Structure[ edit ] Potassium channel Kv1. Calculated hydrocarbon boundaries of the lipid bilayer are indicated by red and blue lines. Potassium channels have a tetrameric structure in which four identical protein subunits associate to form a fourfold symmetric C4 complex arranged around a central ion conducting pore i.
Structure[ edit ] Potassium channel Kv1. Calculated hydrocarbon boundaries of the lipid bilayer are indicated by red and blue lines.
Potassium channels have a tetrameric structure in which four identical protein subunits associate to form a fourfold symmetric C4 complex arranged around a central ion conducting pore i. Alternatively four related but not identical protein subunits may associate to form heterotetrameric complexes with pseudo C4 symmetry.
All potassium channel subunits have a distinctive pore-loop structure that lines the top of the pore and is responsible for potassium selective permeability. There are over 80 mammalian genes that encode potassium channel subunits.
However potassium channels found in bacteria are amongst the most studied of ion channels, in terms of their molecular structure. Using X-ray crystallography  profound insights have been gained into how potassium ions pass through these channels and why smaller sodium ions do not.
The protein is displayed as a green cartoon diagram. Finally potassium ions occupying the S2 and S4 sites and the oxygen atoms of water molecules S1 and S3 are depicted as purple and red spheres respectively.
Potassium ion channels remove the hydration shell from the ion when it enters the selectivity filter. The selectivity filter is formed by a five residue sequence, TVGYG, termed the signature sequence, within each of the four subunits.
This signature sequence is highly conserved, with the exception that a valine residue in prokaryotic potassium channels is often substituted with an isoleucine residue in eukaryotic channels. This sequence adopts a unique main chain structure, structurally analogous to a nest protein structural motif.
The four sets of electronegative carbonyl oxygen atoms are aligned toward the center of the filter pore and form a square anti-prism similar to a water-solvating shell around each potassium binding site.
The distance between the carbonyl oxygens and potassium ions in the binding sites of the selectivity filter is the same as between water oxygens in the first hydration shell and a potassium ion in water solution, providing an energetically-favorable route for de- solvation of the ions. This width appears to be maintained by hydrogen bonding and van der Waals forces within a sheet of aromatic amino acid residues surrounding the selectivity filter.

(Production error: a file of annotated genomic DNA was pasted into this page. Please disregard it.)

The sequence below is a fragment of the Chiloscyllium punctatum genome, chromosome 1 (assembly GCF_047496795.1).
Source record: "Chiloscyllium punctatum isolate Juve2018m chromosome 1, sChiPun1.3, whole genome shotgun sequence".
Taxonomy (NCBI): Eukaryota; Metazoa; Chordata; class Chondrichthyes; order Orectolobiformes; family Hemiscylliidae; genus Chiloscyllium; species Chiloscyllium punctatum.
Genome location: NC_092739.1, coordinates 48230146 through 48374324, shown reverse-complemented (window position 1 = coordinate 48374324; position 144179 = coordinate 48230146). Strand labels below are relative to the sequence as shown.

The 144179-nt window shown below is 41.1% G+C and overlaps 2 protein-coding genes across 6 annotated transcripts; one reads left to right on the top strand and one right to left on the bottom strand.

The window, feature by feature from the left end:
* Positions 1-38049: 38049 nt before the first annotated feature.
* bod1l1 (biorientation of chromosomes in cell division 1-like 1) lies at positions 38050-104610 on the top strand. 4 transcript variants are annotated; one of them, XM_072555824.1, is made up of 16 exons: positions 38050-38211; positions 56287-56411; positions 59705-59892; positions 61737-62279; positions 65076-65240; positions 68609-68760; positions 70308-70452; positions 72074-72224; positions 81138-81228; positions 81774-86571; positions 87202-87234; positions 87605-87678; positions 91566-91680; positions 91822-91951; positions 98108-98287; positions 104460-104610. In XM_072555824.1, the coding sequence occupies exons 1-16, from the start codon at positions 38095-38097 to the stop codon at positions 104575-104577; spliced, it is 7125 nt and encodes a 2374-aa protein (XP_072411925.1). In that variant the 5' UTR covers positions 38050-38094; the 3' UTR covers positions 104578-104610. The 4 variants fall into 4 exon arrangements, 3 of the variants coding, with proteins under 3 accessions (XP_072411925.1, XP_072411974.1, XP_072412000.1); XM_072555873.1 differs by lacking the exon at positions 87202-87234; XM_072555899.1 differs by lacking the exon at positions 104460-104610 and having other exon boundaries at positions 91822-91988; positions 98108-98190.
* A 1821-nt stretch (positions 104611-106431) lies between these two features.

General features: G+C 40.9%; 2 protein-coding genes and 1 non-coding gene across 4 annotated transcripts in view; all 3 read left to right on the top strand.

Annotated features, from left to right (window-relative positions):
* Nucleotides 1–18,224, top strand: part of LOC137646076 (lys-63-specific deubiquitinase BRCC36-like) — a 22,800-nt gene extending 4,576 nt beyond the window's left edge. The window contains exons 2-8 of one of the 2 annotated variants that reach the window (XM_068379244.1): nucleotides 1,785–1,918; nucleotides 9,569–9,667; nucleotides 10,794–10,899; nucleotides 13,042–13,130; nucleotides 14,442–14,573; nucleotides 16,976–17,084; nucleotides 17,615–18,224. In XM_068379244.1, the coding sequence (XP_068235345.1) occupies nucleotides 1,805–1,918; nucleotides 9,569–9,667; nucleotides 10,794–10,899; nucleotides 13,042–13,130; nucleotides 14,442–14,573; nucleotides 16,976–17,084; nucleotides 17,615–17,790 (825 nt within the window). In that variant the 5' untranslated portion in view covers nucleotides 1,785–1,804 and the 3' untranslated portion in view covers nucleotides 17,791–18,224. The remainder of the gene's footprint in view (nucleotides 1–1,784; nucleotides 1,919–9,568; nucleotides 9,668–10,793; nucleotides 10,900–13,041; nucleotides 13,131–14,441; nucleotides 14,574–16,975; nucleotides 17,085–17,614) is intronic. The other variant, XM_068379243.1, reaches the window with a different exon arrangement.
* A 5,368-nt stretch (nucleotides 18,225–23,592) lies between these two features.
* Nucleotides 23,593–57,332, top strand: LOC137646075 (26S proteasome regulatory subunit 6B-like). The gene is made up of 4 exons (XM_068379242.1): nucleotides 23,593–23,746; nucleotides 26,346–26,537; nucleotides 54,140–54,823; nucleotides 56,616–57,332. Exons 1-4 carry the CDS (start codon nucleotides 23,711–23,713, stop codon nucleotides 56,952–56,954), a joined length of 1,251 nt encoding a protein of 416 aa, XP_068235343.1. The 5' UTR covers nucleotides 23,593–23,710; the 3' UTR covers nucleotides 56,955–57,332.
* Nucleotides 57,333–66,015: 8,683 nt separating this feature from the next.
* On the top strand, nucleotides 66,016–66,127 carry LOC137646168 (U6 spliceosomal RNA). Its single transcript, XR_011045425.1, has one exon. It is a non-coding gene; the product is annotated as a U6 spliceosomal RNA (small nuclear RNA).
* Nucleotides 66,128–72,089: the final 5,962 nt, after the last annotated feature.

The next residue toward the extracellular side of the protein is the negatively charged Asp80 KcsA. This residue together with the five filter residues form the pore that connects the water-filled cavity in the center of the protein with the extracellular solution.
The carbonyl oxygens are strongly electro-negative and cation-attractive. The filter can accommodate potassium ions at 4 sites usually labelled S1 to S4 starting at the extracellular side.
In addition, one ion can bind in the cavity at a site called SC or one or more ions at the extracellular side at more or less well-defined sites called S0 or Sext.
Several different occupancies of these sites are possible. Since the X-ray structures are averages over many molecules, it is, however, not possible to deduce the actual occupancies directly from such a structure.
In general, there is some disadvantage due to electrostatic repulsion to have two neighboring sites occupied by ions.
Proposals for the mechanism of selectivity have been made based on molecular dynamics simulations,  toy models of ion binding,  thermodynamic calculations,  topological considerations,   and structural differences  between selective and non-selective channels.
The mechanism for ion translocation in KcsA has been studied extensively by theoretical calculations and simulation. MD simulations suggest the two extracellular states, Sext and S0, reflecting ions entering and leaving the filter, also are important actors in ion conduction.
Hydrophobic region[ edit ] This region is used to neutralize the environment around the potassium ion so that it is not attracted to any charges. In turn, it speeds up the reaction. The water-filled cavity and the polar C-terminus of the pore helices ease the energetic barrier for the ion. Repulsion by preceding multiple potassium ions is thought to aid the throughput of the ions.
Regulation[ edit ] Graphical representation of open and shut potassium channels PDB:This is a reference manual for the Go programming language. For more information and other documents, see vetconnexx.com Go is a general-purpose language designed with systems programming in mind. It is strongly typed and garbage-collected and has .
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